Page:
Q: My daughter was born in Massachusetts and had newborn screening 19 years ago. It was found that she had a rare metabolic condition. I believe CAH is one of the disorders that the state also tests for. Is it possible to have this disorder in its non classical form and not have it show up on newborn screening?
A: Most states in the U.S were not screening for CAH in 1991, but Massachusetts was indeed one of the few states screening for CAH in 1991. However, the newborn screen for CAH is designed to detect classical patients, not non-classical patients. Many non-classical patients will have normal 17-hydroxyprogesterone (17OHP) (the hormone measured in the screen) levels at birth and may not manifest symptoms of the disorder (or even have elevated 17-OHP levels) until later in life. Even though the screen was negative at birth, yes, it is possible for your daughter to have the milder non-classical form of CAH. An endocrinologist would be able to help determine if your daughter does or does not have the condition.
Q: I have a grandson who is going to be 7. He was born with classical CAH and is on cortisone and fluronef treatment (steroids to replace #21 steroid he is missing in adrenal gland). His endocrinologist is suppressing growth, but he is gaining too much weight. A combination of steroids, increased appetite, and genetic build —-I believe are putting too much weight on him. He also has asthma and his allergy doctor was concerned (he had recently gained 7 more pounds–up to 107 pounds now!). I believe there needs to be an adjustment in medication so he could lose weight and not compromise his respiratory and cardiac systems–also, his grandmother on father’s side is diabetic. Would you have any suggestions for his mother (who is my daughter) to ask the endocrinologist and primary physician as to what to do so he could lose some weight without upsetting the CAH problem? His waist is 30 inches now and having to get 12 husky pants–growing out of clothes even this summer. I know that weight is a problem for CAH patients, but my grandson’s health of going toward metabolic syndrome /obesity is of great concern at this point. What could we ask the doctor about to help my grandson?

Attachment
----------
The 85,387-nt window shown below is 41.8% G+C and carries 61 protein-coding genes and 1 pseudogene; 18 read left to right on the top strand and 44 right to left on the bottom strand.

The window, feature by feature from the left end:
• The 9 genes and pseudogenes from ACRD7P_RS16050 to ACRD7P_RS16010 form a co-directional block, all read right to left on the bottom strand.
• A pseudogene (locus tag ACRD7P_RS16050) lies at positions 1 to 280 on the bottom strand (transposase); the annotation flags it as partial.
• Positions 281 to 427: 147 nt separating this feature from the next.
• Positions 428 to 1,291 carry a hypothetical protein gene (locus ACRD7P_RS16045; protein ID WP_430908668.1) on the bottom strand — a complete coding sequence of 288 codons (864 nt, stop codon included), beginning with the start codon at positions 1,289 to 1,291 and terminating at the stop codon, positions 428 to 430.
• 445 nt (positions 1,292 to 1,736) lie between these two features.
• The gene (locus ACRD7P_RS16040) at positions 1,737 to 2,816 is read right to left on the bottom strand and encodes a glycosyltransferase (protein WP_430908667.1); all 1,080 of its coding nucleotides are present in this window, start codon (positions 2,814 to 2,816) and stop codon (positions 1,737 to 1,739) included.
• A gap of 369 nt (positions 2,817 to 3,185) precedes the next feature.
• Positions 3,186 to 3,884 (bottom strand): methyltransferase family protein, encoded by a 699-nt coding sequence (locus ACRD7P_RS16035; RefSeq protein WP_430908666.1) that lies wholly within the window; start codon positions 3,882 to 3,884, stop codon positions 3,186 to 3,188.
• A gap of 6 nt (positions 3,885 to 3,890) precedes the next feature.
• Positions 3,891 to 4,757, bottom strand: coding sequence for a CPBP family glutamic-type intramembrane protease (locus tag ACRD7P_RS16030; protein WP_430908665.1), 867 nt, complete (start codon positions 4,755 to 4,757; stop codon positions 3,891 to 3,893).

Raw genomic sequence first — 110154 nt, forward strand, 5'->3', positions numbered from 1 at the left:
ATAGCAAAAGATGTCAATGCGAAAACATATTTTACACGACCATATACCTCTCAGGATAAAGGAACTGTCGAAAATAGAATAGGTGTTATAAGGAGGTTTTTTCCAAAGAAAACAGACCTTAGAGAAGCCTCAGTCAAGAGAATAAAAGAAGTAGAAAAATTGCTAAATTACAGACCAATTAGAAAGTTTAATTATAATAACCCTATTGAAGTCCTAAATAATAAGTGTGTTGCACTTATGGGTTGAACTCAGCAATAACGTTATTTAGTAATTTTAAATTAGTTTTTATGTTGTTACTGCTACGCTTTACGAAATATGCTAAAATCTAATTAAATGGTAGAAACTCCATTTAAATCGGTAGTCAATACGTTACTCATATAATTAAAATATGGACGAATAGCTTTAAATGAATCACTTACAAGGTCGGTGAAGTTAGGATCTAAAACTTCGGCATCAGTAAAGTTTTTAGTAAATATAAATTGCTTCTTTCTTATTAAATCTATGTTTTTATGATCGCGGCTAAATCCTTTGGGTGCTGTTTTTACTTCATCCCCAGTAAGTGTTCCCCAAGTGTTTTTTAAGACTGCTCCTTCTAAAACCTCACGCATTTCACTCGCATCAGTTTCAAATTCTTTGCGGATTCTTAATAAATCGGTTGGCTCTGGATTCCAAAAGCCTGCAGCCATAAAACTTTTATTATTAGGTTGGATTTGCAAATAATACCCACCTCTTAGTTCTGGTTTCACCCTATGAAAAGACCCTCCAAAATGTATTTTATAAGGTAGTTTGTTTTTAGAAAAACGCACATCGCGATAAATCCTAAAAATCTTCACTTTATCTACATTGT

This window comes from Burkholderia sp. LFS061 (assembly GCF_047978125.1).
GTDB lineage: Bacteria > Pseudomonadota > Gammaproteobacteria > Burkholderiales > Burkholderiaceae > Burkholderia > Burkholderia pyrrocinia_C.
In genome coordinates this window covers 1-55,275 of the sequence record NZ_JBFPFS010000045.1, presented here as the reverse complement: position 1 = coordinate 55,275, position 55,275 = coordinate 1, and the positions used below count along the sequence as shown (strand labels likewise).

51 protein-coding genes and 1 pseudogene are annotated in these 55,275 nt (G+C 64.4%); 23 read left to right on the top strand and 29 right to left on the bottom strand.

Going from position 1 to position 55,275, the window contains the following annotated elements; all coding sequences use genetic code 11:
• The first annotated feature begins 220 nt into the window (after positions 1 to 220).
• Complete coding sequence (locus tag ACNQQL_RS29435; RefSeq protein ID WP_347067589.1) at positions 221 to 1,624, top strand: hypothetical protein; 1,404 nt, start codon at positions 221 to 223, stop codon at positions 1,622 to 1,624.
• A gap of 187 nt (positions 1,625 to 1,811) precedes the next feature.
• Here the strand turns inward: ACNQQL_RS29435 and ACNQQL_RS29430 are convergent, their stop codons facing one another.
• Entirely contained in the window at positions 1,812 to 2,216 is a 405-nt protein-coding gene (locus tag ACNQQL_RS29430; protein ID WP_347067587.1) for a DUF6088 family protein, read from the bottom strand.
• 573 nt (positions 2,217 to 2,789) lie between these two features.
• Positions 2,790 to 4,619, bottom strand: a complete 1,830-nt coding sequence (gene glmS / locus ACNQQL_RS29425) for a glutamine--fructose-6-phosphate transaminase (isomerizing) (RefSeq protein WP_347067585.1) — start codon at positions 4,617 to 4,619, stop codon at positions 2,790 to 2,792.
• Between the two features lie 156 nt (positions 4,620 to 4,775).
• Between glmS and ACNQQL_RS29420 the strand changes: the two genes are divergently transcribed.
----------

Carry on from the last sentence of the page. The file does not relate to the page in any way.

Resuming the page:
A: Weight can be difficult to control in CAH due to several factors, one of those being steroid treatment. Too much testosterone from the adrenal glands can also cause increased musculature, leading to weight gain as well. One thing to be cautious about is to avoid overtreatment with steroids. In addition to replacing cortisol, one of the other goals of treatment is to suppress androgen production (such as testosterone) from the adrenal gland and to normalize growth — the growth rate should not be too fast or too slow. Overtreatment with steroids will cause the growth to slow down too much and can cause excessive fat accumulation around the face and around the abdomen (and sometimes the neck) – we call this “Cushing Syndrome.” Perhaps your daughter could ask the endocrinologist if it would be possible to lower the steroid dose even a little bit. The additional problem of increased weight gain is that the excess fat makes the CAH difficult to control because hydrocortisone becomes sequestered in the fat, and then the doctor has to increase the dose, and then the patient gains more weight, and it becomes a vicious cycle. The other thing to mention is that excess fat can lead to Vitamin D deficiency, and patients with CAH who are treated with chronic steroids need to remain vigilant about their bone health. It might make sense for your grandson to have his Vitamin D level checked.
Q: Our adult son has Classical CAH. Recently his skin pigmentation has changed drastically. His skin has turned extremely dark as though he lived in a tropical climate and was in the sun all day. Is this a reaction to the steriods he is on?
A: Thank you for that excellent question! Darkening of the skin can be a sign of inadequate cortisol. When the pituitary gland (master gland in the brain) senses there is not enough cortisol, it produces more ACTH, which normally stimulates the adrenal gland to produce more cortisol (but in patients with CAH, the adrenal gland is unable to make cortisol, and we must treat them with hydrocortisone or similar medications). ACTH is produced with another hormone called melanocyte stimulating hormone (MSH), and they are released together from the pituitary gland. MSH causes the melanocytes in the skin to make more pigment (melanin), and that is what causes darkening of the skin. It is very important that your son sees his doctor to make sure he is getting enough medication.